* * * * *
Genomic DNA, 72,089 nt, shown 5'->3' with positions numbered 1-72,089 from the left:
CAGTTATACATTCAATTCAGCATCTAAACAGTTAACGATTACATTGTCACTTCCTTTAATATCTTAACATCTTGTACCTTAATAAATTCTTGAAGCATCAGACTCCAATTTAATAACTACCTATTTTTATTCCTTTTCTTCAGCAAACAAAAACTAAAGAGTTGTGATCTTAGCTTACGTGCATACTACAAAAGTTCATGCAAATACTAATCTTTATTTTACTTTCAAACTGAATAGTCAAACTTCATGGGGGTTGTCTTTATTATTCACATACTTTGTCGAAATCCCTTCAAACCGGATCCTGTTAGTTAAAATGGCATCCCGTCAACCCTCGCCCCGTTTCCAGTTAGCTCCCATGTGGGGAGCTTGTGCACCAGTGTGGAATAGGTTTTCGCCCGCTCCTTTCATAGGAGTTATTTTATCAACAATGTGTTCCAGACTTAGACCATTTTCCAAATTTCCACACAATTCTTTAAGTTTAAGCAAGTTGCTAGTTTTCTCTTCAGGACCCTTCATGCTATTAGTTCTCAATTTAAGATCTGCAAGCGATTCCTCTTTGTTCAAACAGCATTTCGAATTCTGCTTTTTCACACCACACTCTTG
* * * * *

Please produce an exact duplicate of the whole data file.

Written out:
Genomic DNA, 72,089 nt, shown 5'->3' with positions numbered 1-72,089 from the left:
CAGTTATACATTCAATTCAGCATCTAAACAGTTAACGATTACATTGTCACTTCCTTTAATATCTTAACATCTTGTACCTTAATAAATTCTTGAAGCATCAGACTCCAATTTAATAACTACCTATTTTTATTCCTTTTCTTCAGCAAACAAAAACTAAAGAGTTGTGATCTTAGCTTACGTGCATACTACAAAAGTTCATGCAAATACTAATCTTTATTTTACTTTCAAACTGAATAGTCAAACTTCATGGGGGTTGTCTTTATTATTCACATACTTTGTCGAAATCCCTTCAAACCGGATCCTGTTAGTTAAAATGGCATCCCGTCAACCCTCGCCCCGTTTCCAGTTAGCTCCCATGTGGGGAGCTTGTGCACCAGTGTGGAATAGGTTTTCGCCCGCTCCTTTCATAGGAGTTATTTTATCAACAATGTGTTCCAGACTTAGACCATTTTCCAAATTTCCACACAATTCTTTAAGTTTAAGCAAGTTGCTAGTTTTCTCTTCAGGACCCTTCATGCTATTAGTTCTCAATTTAAGATCTGCAAGCGATTCCTCTTTGTTCAAACAGCATTTCGAATTCTGCTTTTTCACACCACACTCTTG